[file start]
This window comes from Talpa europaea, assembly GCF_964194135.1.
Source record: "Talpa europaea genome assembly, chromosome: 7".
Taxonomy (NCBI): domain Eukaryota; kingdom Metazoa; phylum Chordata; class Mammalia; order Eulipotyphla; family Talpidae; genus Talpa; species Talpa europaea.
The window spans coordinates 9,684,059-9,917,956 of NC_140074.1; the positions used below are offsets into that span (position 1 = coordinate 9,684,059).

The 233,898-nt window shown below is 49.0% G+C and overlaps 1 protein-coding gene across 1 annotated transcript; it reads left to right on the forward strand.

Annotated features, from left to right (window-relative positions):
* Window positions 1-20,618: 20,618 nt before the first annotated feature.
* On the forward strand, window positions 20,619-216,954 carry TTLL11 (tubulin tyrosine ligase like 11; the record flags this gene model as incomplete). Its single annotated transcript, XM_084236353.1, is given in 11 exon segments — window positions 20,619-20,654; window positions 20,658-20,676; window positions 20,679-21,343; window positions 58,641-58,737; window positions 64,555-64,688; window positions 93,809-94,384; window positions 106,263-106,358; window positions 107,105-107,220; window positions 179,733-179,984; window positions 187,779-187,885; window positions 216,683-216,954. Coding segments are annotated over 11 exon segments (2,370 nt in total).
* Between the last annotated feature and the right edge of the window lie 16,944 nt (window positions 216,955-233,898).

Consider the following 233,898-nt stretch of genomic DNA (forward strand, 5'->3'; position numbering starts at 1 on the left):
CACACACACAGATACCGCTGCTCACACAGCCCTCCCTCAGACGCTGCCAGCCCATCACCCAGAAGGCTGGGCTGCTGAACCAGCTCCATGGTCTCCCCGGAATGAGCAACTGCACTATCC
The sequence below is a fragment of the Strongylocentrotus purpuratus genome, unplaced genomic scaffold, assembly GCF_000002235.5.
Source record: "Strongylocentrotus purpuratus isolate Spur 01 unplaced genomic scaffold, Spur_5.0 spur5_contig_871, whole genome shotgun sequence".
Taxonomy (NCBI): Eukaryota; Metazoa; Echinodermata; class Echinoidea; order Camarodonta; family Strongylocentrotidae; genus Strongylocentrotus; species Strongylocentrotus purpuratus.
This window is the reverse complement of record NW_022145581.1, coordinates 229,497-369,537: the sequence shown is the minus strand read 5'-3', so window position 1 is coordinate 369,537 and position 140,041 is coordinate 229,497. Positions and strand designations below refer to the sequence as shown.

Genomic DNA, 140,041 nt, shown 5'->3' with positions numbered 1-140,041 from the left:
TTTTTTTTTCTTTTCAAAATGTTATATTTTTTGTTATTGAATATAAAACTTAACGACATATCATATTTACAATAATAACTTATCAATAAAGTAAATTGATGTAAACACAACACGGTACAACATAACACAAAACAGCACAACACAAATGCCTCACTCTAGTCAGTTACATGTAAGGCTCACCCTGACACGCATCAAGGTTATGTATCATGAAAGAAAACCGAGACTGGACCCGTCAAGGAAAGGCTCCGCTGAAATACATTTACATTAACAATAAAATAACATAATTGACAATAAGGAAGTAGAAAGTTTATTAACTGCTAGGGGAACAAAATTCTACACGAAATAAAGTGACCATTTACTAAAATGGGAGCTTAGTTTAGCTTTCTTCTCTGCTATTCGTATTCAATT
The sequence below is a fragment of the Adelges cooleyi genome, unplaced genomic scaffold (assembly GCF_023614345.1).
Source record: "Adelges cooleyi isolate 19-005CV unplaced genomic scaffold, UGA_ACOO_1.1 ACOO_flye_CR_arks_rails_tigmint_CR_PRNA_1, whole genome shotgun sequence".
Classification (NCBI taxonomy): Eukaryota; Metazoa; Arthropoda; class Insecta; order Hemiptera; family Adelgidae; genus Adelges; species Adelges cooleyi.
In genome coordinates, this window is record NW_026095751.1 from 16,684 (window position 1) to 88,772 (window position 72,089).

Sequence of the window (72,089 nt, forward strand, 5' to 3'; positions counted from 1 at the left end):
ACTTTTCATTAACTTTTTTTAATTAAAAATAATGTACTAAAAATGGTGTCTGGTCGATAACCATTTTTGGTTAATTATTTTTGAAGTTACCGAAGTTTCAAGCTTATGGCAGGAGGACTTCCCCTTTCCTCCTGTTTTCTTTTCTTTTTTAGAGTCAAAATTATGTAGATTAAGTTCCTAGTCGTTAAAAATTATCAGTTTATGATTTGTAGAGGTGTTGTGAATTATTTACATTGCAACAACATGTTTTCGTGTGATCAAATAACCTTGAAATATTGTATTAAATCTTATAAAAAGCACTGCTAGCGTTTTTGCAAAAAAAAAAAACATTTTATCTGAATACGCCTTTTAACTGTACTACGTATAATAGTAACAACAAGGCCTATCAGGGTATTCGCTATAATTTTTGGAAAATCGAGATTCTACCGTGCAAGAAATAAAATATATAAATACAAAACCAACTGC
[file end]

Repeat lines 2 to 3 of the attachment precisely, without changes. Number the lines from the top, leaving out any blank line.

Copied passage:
Source record: "Talpa europaea genome assembly, chromosome: 7".
Taxonomy (NCBI): domain Eukaryota; kingdom Metazoa; phylum Chordata; class Mammalia; order Eulipotyphla; family Talpidae; genus Talpa; species Talpa europaea.